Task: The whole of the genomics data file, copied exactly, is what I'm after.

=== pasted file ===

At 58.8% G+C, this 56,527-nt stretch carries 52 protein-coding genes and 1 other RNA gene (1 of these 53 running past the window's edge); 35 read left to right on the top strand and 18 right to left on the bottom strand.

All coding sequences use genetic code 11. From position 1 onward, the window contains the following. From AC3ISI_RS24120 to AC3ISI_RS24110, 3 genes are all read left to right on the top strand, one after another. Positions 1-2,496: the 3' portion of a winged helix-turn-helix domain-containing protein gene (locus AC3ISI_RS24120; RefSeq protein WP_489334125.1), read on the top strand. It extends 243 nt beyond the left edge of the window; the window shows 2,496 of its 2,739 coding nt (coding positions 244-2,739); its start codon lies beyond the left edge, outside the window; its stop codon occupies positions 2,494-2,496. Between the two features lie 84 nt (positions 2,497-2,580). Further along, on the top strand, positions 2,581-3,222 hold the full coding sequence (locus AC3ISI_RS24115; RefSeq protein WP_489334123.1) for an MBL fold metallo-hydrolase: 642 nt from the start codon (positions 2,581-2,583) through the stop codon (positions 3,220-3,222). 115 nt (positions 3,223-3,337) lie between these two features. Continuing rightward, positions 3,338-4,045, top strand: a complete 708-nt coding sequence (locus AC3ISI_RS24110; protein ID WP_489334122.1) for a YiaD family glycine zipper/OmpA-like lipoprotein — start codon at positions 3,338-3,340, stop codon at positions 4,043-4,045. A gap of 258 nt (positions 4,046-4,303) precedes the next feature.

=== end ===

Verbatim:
At 58.8% G+C, this 56,527-nt stretch carries 52 protein-coding genes and 1 other RNA gene (1 of these 53 running past the window's edge); 35 read left to right on the top strand and 18 right to left on the bottom strand.

All coding sequences use genetic code 11. From position 1 onward, the window contains the following. From AC3ISI_RS24120 to AC3ISI_RS24110, 3 genes are all read left to right on the top strand, one after another. Positions 1-2,496: the 3' portion of a winged helix-turn-helix domain-containing protein gene (locus AC3ISI_RS24120; RefSeq protein WP_489334125.1), read on the top strand. It extends 243 nt beyond the left edge of the window; the window shows 2,496 of its 2,739 coding nt (coding positions 244-2,739); its start codon lies beyond the left edge, outside the window; its stop codon occupies positions 2,494-2,496. Between the two features lie 84 nt (positions 2,497-2,580). Further along, on the top strand, positions 2,581-3,222 hold the full coding sequence (locus AC3ISI_RS24115; RefSeq protein WP_489334123.1) for an MBL fold metallo-hydrolase: 642 nt from the start codon (positions 2,581-2,583) through the stop codon (positions 3,220-3,222). 115 nt (positions 3,223-3,337) lie between these two features. Continuing rightward, positions 3,338-4,045, top strand: a complete 708-nt coding sequence (locus AC3ISI_RS24110; protein ID WP_489334122.1) for a YiaD family glycine zipper/OmpA-like lipoprotein — start codon at positions 3,338-3,340, stop codon at positions 4,043-4,045. A gap of 258 nt (positions 4,046-4,303) precedes the next feature.